Year-End Entertainment: Puzzles, Quizzes, and Amusements | Almanac.com

Year-End Entertainment: Puzzles, Quizzes, and Amusements

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Test Your Knowledge of U.S. History and Geography

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Puzzles, quizzes, and “rainy day amusements” have long been a part of the Almanac. As the days grow darker (astronomically) and the merriment of holidays and hospitality rolls on, take a break and test your knowledge about U.S. history and geography. 

Improbable Facts about Our Presidents

Do you know …

  1. Who were the shortest and tallest presidents?
  2. Who used the White House lawn as a pasture?
  3. Which president had false teeth made of animal parts?
  4. Who was the only bachelor president?
  5. How many presidents have been arrested while in office?
  6. Which president set a record for handshaking?
  7. Which president killed a man in a duel?
  8. Which two presidents were embarrassed while in water?
  9. Who was the only president to die while a member of Congress?
  10. Which two presidents could take shorthand?
  11. Which president’s corpse was the victim of grave robbers?
  12. Which president was married in the White House?
  13. Who was the most ardent golfer to occupy the White House?


1. James Madison was 5 feet 4 inches short; Abraham Lincoln was 6 feet 4 inches tall. 2. During World War I, Mrs. Woodrow Wilson pastured 48 sheep on White House turf. During his term, Zachary Taylor’s Army horse, “Old Whitey,” had grazed there, and Mrs. William Howard Taft had found it a convenient meadow for her Jersey cow. 3. At the close of the Revolutionary War, a dentist crafted George Washington a pair of false teeth made from hippopotamus teeth. 4. James Buchanan. 5. Only two—Ulysses S. Grant and Franklin Pierce. Grant was fined $20 for driving his carriage well over the Washington, D.C., speed limit. In 1853, Pierce was arrested after he ran down an old woman, but the case was dropped for insufficient evidence. 6. Theodore Roosevelt, who, on New Year’s Day, 1907, shook hands 8,513 times. 7. Andrew Jackson killed young Nashville lawyer Charles Dickinson, who had disparaged Mrs. Jackson’s marital reputation. 8. John Quincy Adams and William Howard Taft. Adams liked to swim in the Potomac on warm summer mornings. Once, he emerged from the river to find that his clothes had been stolen. Taft, our heaviest chief executive at 352 pounds, was said to have become firmly wedged in his bathtub (although the facts behind the story are doubtful). 9. John Quincy Adams returned to Washington in 1831 as a member of the House of Representatives 2 years after leaving the presidency. On February 21, 1848, he rose to speak but collapsed from a stroke and died 2 days later. 10. James Madison and Woodrow Wilson. 11. In 1876, two criminals managed to get Lincoln’s casket halfway out of its tomb before they were arrested. 12. Grover Cleveland was the only chief executive to be wed in the White House. 13. Woodrow Wilson played during both summer and winter, using black golf balls when snow was on the ground.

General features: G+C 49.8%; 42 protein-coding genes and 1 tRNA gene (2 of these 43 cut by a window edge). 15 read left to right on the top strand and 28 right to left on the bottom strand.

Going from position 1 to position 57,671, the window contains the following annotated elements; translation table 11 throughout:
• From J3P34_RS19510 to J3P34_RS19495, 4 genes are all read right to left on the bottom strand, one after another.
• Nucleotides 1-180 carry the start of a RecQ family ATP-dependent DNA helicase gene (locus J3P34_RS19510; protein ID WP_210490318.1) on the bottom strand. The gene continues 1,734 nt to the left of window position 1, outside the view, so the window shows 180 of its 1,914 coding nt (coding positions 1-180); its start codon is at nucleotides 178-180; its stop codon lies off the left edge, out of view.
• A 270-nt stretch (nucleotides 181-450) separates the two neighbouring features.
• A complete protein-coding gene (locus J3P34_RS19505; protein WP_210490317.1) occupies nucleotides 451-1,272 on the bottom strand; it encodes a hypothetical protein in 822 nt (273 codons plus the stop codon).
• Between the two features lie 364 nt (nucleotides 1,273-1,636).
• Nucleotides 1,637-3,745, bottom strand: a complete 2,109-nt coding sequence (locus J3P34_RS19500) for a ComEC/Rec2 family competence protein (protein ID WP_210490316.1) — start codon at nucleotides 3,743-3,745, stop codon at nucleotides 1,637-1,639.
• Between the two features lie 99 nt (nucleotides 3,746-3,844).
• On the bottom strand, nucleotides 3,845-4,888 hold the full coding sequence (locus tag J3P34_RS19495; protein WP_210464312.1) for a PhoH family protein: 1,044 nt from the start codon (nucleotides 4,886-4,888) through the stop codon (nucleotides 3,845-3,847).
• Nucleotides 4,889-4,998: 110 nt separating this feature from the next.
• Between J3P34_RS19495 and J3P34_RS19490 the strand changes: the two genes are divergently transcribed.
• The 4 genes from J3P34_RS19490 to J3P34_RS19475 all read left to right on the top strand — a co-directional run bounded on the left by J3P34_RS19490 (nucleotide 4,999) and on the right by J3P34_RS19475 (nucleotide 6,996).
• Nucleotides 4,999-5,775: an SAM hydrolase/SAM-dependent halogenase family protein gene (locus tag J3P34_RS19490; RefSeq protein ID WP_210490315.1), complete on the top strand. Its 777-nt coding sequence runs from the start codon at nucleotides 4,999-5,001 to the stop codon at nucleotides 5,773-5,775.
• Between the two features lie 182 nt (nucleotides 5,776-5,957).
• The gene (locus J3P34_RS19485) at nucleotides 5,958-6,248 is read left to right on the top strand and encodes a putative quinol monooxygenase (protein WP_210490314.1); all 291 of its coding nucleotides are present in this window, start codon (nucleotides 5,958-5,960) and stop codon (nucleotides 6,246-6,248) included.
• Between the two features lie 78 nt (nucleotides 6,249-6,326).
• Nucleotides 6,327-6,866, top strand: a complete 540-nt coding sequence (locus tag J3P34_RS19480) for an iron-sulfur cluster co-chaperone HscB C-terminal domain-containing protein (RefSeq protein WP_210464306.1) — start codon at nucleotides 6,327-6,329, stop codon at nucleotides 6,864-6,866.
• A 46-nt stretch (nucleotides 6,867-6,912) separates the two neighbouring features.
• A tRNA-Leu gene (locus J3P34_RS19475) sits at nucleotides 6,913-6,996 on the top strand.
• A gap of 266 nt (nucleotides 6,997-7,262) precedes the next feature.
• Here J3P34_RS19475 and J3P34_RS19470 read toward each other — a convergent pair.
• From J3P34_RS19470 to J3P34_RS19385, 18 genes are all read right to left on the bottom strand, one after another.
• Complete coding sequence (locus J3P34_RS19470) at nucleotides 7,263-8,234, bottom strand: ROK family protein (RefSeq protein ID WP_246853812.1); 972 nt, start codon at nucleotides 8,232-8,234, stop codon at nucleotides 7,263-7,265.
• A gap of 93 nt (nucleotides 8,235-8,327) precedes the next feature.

Simply Stated

Using only 13 letters of the alphabet, write the full names of 13 states of the Union.





There are at least six possible solutions. Using the 13 letters ADEHIKLMNOSTU, you can write the full names of 14 states: Alaska, Idaho, Illinois, Indiana, Kansas, Louisiana, Maine, Minnesota, Montana, Ohio, Oklahoma, South Dakota, Tennessee, Utah.
Using the 13 letters ADEHIKLMNORST, you can make the full names of 14 states: Alaska, Arkansas, Idaho, Illinois, Indiana, Kansas, Maine, Minnesota, Montana, North Dakota, Ohio, Oklahoma, Rhode Island, Tennessee. 
The other four solutions allow the writing of 13 states each: ADEHIKLMNOSTW, ACEHIKLMNOSTU, AEHIKLMNOSTUW, and AEHIKLMNORSTU.


Rivers Flowing into Rivers

Each of the 20 rivers listed below flows into one of the following rivers: Arkansas, Colorado, Columbia, Hudson, Mississippi, Missouri, Ohio, Potomac, Rio Grande, Snake. 
Match each river above with the name(s) of the river(s) below flowing into it:

  1. Arkansas 
  2. Canadian 
  3. Cimarron
  4. Cumberland 
  5. Des Moines 
  6. Gila 
  7. Illinois 
  8. Missouri
  9. Mohawk 
  10. Monongahela
  11. Ohio
  12. Pecos
  13. Platte
  14. Salmon
  15. Shenandoah
  16. Snake
  17. Tennessee
  18. Wabash
  19. Wisconsin
  20. Yellowstone


Arkansas: 2, 3; Colorado: 6; Columbia: 16; Hudson: 9; Mississippi: 1, 5, 7, 8, 11, 19; Missouri: 13, 20; Ohio: 4, 10, 17, 18; Potomac: 15; Rio Grande: 12; Snake: 14. 

Want to read more? See more amusements from the Almanac!

About The Author

Judson D. Hale Sr.

Jud Hale is the honorary Editor-in-chief of The Old Farmer’s Almanac; Jud was the 12th editor of The Old Farmer’s Almanac (since 1792!) and joined the parent company Yankee Publishing in 1958 as an Assistant Editor. Read More from Judson D. Hale Sr.

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